Excellent quality syrup could be made when the brix of raw juice was at least 15 degrees, which was more or less throughout the year. The prepared syrup generally has a final brix of 70-75 degrees (corresponding to syrup temperatures of approximately 1060C) and a minimum shelf-life of 6 to 9 months. Lower brix was encountered only in the winter season plantings (October-November), as these planting dates gave high grain yields. Most farmers in this area plant grain sorghum in winter, so this is the only time when grain becomes available. All other seasons show a heavy bird predation. It was possible to increase the brix of juice in winter season by harvesting the stalks 10-15 days after grain maturity.

Till todate, about 400-kg jaggery and 1500 kg syrup have been test marketed. The consumer response has been encouraging. The syrup was found to be especially rich in calcium, vitamin C, proteins, riboflavin and nicotinic acid and was free of sulphur or any pesticide residues. The syrup in addition to being a table syrup to be eaten with bread or pancakes, can be used in salad dressing, as a sweetener in baked goods or as ice-cream topping [11]. It could also provide a syrupy base for pharmaceutical formulations. The Table below shows the constituents of Madhura syrup and its comparison with honey.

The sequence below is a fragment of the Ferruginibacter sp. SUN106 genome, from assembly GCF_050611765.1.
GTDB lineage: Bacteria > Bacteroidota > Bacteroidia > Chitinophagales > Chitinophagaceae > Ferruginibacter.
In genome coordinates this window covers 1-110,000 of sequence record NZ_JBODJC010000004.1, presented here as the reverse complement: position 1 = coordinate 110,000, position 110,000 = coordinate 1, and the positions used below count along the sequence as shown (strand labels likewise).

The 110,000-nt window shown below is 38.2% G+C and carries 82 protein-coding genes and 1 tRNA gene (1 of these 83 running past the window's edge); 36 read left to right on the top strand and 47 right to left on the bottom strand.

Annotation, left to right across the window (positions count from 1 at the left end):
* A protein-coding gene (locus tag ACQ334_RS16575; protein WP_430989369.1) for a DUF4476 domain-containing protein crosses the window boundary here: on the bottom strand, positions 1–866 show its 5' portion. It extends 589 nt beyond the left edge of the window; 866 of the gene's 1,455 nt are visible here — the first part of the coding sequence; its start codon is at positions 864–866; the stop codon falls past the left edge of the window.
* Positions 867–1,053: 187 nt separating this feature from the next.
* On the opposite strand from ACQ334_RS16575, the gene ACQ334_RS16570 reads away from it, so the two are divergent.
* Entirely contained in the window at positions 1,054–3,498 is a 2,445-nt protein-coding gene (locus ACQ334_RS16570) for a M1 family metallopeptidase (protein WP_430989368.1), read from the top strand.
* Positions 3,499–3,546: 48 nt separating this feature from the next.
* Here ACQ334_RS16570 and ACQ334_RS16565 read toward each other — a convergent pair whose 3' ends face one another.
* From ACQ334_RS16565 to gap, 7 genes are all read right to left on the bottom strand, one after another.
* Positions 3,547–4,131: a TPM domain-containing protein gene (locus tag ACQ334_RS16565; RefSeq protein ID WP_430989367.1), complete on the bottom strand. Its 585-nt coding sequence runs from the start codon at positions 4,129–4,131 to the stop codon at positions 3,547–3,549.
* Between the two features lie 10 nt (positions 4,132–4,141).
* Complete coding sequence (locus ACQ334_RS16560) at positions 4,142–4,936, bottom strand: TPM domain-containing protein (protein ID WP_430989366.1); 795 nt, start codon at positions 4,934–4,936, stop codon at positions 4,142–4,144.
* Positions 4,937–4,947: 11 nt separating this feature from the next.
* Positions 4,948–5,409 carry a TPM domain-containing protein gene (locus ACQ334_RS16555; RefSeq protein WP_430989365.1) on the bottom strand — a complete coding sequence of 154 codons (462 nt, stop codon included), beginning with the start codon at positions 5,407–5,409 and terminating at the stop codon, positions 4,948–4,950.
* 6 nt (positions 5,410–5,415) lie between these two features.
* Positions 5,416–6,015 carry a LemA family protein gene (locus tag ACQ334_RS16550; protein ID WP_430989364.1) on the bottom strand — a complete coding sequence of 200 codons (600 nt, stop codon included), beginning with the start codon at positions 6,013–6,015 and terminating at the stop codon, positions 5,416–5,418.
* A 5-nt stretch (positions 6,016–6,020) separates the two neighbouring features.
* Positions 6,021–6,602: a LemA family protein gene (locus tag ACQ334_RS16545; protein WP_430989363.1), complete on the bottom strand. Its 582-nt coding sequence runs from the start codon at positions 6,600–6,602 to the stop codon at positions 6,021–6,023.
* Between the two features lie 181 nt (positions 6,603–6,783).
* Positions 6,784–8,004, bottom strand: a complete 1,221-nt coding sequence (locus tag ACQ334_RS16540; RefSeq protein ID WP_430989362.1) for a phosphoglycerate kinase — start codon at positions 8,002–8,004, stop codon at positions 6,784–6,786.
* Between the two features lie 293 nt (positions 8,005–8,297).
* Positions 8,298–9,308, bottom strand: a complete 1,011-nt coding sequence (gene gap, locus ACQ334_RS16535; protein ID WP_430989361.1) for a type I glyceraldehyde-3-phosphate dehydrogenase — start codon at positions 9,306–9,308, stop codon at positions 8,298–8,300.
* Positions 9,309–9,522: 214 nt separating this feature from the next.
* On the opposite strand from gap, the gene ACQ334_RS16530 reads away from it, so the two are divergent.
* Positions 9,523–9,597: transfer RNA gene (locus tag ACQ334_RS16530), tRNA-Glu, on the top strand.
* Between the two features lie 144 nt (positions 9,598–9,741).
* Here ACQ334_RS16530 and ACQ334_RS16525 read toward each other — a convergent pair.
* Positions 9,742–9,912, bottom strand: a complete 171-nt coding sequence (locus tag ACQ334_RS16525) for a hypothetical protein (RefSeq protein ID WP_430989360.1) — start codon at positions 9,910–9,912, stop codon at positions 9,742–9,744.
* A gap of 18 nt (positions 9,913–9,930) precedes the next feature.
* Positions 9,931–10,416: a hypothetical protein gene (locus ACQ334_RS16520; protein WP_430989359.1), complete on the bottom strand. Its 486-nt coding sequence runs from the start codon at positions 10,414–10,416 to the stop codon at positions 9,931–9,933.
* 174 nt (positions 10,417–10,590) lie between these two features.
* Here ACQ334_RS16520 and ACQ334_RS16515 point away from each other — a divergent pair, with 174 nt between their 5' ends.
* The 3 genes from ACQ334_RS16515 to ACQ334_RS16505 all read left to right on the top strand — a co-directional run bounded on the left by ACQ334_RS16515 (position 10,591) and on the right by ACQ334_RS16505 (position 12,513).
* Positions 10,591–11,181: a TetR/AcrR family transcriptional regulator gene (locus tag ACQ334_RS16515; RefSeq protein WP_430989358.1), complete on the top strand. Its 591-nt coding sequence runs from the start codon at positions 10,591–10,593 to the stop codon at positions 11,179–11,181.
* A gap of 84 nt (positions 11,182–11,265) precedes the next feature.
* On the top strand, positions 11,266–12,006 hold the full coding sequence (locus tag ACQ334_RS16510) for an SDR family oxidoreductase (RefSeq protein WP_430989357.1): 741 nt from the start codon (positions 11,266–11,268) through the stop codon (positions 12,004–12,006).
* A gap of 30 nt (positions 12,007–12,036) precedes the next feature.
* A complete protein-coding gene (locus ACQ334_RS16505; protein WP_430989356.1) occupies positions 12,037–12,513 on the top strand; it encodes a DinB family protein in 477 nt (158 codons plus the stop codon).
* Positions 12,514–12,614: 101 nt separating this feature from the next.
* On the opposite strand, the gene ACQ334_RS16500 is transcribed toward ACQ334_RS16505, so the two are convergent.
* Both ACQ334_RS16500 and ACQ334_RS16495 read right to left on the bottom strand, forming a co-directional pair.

Constituents of Madhura Syrup and its comparison with Honey

Analysis of a sample of Madhura by CFTRI, Mysore and ITALAB Pvt. Ltd., Mumbai

 

Madhura

Honey

(Average)

Calorific value, Cal/g

2.60

3.26

Total solution solids, % wt

77.00

81.00

Total reducing sugars, % wt

70.30

70.40

Proteins (N x 6.25), % wt

1.65

-

Ash, % wt

3.69

0.59

mg/100g

 

Calcium

160.00

5.00

Phosphorus

11.00

4.10

Riboflavin (Vitamin B2),

10.00

0.06

Vitamin C

11.50

5.00

Nicotinic Acid

153.00

32.00

Iron

0.86

0.59

Sodium

86.00

4.70

Potassium

1810.00

90.00

Sulphur

Not detected

8.00

Benzoic acid

Not detected

 

Added coloring matter

None

 

Pesticide residues

Not detected

 

* Date for Honey is from Literature

 

Development of an efficient biomass gasifier which can run on sweet sorghum bagasse and can be used as a source of heat in the furnace for jaggery and syrup manufacture